A couple of years ago I read Jane McGonigals book "Reality Is Broken" and eventhough I wasn't overly fond of the book in particular (you can read about it here) I did like the core concept - that through presenting seemingly dull tasks as fun games there is a lot of manpower to be put into useful things. As an example I remember a game that allowed "players" sort through thousands of snippets of old documents found by archaelogists, marking the ones that had letters on them (and which letters), thus saving the actual archaeologists tons of time. I tried this game myself and it wasn't fun, or should I say ellaborate, enough to spend hours on (but then some game concepts are very simple yet keep you hooked) but good enough to jump in every now and then. Even if only a couple of thousand people try it out and spend in total an hour playing it, there is alltogether a lot of time saved for what in reality is a menial task. Hence, Reality Is Broken. The title is actually quite catchy, since it pinpoints something crucial about the world around us. It's easy to make things boring, but it's also not that difficult to make things more fun.
Personally I've noticed that trying to make things more fun for yourself is a much more difficult task than to do it to someone else or have someone else do it for you. Maybe it's a bit like tickling, where it just doesn't work if you try to do it to yourself. Anyone who's tried it knows that sticking to a diet, gym regime or quit smoking all by yourself is a lot trickier than when you have friends who're in it with you. Or if you have some sort of app that allows you to track your progress. I mentioned to a friend at work the other day that the way she was tracking points and progress on her diet was a lot like a game. You're presented with a challenge that you need to overcome and the app gives you clear visual feedback on your progress, something that might be difficult to see if your just checking the scales. I know there are apps that do similar things for smoke-quitters - tracking how much money you've saved and "life you've gained". I once tried a browser game that was meant to make daily chores more fun in allowing for my character to level up and become stronger if I managed to do the laundry and dishes, or die if I failed (I died pretty early on...).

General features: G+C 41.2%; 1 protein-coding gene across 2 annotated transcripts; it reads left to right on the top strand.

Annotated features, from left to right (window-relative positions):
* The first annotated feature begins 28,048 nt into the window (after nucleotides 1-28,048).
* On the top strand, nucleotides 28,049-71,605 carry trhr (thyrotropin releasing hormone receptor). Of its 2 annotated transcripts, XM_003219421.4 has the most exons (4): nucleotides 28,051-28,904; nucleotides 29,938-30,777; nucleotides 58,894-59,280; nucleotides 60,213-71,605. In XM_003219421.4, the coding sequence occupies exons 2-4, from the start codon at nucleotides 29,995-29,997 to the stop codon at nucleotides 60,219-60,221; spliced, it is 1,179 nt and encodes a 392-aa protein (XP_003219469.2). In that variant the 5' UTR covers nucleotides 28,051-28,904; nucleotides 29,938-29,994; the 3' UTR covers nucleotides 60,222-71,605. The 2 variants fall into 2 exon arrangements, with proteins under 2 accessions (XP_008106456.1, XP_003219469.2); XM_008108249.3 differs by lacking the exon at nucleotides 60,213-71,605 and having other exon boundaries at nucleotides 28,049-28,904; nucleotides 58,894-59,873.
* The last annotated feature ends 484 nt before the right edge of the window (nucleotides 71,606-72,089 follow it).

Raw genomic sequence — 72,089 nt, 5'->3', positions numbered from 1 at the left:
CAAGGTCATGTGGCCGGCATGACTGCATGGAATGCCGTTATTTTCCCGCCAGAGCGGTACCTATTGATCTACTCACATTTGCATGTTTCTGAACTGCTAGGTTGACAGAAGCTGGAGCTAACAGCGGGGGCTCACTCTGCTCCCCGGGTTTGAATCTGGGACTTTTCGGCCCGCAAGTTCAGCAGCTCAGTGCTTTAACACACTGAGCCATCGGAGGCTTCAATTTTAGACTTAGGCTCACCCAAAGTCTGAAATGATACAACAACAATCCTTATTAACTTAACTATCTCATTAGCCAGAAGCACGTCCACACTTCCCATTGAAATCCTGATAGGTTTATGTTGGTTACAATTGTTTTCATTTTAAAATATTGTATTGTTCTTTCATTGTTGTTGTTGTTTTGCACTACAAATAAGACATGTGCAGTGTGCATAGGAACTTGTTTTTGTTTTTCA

So eventhough the book was so-so, I am a big fan of the idea that by making things more gamey, ie fun, there is a lot that can be accomplished. Both on a society-scale and a personal-scale. I am sure you've also had the thought "if only I put all these hours into a degree/learning an instrument/learning another language/actually writing that book I always wanted to write I'd probably be rich by now". I read the book before I decided to try for a kid and I had embraced the idea long before I read the book but I also think I had fused the two in my head a long time ago. That having a kid could in many ways be seen as playing a game. I made the comparison to Tamagotchi in a post once, and mentioned then that I obviously understand that having an actual child is a lot more serious than "just" playing a game. After all it's another person we're talking about here, not my personal object of entertainment. Unlike a game, a kid is not something to give attention to when you feel like it and ignore when you don't. Nerdraging and rage quitting are not options you should consider. Rather than seeing child-raising as a game, I tried to think about how game-playing could affect my interactions with my child.